Wednesday, 17 November 2010

Saturday 13th November- Start of the long ride back (just)

Chuck famously says that it is the incompetent that have adventures. Today maintained the tradition of mishaps- on the way back to the Center to catch the train there was a clunking noise, the bus spluttered to a halt, and an announcement was made enquiring whether anyone had some string. Normally, this would have been a less than auspicious turn of events, as the train the runs only twice a week, however the atmosphere at the back (i.e. lively) end of the bus was one of hilarity. We had complete confidence in Frank and the rest of the grow to work together to find a solution to the issue even though there was no mobile phone coverage, night had just fallen, and it was well below freezing. Luck was with as since the van taking our luggage to the station was flagged down on the main, and rescue arrived, although not before a sub drama involving a certain Englishman falling out of the back of the bus; and a moment when it looked as if the replacement vehicle was going to get stuck in the snow. This incident will be added to the folklore of the GBF, to be retold late at night on trains, buses or in kitchens during future adventures.

The day dawned crisp, clear and cold, and the landscape around Churchill was breathtaking in its rugged beauty, the sea deep blue, with dark rocks standing out amongst the pristine snow, illuminated by the warm low angled sun. We saw a candlestick sunset, reportedly a common occurrence in Churchill but a real spectacle, where the sun creates a vertical line up into the sky. Earlier we were treated to more polar bear viewings, and close display of a red fox. Some may think that by now the sheer wonder of encountering bears may have faded somewhat. This could not be further from the truth: I was heartbroken as I realised watching the sunset that I would not see any more until next year's trip.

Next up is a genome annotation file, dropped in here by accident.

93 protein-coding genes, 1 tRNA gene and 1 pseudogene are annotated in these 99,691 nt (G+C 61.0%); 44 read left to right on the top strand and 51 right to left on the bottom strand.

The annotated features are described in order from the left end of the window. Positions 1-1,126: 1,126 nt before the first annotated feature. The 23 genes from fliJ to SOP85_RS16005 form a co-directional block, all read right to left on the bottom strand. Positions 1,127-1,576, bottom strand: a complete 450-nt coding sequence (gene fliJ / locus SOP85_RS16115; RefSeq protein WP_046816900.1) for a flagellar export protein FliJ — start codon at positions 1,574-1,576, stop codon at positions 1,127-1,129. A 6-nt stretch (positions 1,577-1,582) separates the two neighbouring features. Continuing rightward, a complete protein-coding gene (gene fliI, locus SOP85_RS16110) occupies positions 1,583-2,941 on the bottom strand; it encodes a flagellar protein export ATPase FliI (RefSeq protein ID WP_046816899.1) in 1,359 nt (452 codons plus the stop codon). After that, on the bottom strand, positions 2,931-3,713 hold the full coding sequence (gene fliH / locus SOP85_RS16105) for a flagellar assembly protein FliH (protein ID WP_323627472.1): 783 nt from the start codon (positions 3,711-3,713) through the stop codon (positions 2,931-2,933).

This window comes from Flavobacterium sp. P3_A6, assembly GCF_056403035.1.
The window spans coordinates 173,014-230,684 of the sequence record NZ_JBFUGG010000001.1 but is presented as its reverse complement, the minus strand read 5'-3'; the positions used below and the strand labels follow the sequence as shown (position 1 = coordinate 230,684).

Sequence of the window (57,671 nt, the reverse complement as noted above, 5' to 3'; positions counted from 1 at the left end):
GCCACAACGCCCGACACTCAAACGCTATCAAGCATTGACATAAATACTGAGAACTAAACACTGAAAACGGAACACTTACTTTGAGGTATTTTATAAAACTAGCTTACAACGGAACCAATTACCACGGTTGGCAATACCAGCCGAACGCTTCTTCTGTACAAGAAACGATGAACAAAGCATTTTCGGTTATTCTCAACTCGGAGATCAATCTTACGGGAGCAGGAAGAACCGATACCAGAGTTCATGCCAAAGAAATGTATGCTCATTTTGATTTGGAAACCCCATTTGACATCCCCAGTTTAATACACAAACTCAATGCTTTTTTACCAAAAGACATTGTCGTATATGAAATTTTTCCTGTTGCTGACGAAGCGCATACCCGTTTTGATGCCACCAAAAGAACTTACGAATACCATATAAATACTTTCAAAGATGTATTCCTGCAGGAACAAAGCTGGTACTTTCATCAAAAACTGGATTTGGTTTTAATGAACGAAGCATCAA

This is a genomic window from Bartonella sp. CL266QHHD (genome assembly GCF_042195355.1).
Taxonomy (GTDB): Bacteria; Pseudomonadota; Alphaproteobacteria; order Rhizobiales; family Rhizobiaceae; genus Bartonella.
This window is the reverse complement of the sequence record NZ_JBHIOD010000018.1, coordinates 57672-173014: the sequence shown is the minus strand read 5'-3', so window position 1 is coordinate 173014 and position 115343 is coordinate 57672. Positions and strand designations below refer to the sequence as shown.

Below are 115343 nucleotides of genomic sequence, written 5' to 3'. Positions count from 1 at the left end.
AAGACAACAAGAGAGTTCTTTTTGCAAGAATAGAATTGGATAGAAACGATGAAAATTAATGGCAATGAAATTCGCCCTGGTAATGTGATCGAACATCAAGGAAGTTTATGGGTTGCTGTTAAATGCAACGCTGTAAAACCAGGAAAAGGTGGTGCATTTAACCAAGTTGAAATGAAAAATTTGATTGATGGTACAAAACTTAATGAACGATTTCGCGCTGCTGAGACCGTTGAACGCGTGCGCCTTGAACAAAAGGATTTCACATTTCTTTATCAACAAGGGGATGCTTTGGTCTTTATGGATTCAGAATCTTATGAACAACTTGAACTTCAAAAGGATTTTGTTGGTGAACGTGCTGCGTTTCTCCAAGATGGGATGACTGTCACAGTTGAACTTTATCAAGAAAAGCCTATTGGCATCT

After fortuitously making the train Chuck started to talk. He retold stories from his life long work with bears. This included the time when he was bitten on the arm after a tranquillised bear he was working on woke up, and the details of when his colleague Frank fell through the roof of an occupied polar bear den. He also had some great stories of earlier Churchill trips, when attitudes were even laxer than they are now and there had been talk of lighting a camp fire in the dining car during a wide late night party on the train. Chuck held the attention of all those round him for over two hours, and his sense of humour is as great as the breadth of his experiences. He is also passionate about education: for example telling us that the adaptation where polar bears necks are wider than their head becomes more pronounced west and east from the population in the Bering Sea.

Beach on Hudson Bay

Helicopter in the early morning at the Center

Front Entrance of the Northern Studies Center

Silver- the bear dog and a real friend on the trip

Our Bus


Polar Bear Jail (with Chuck)




Sled Dog

Beth at Gypsies
Polar Bear Traps

Candlestick Sunset just before the bus broke down

No comments:

Post a comment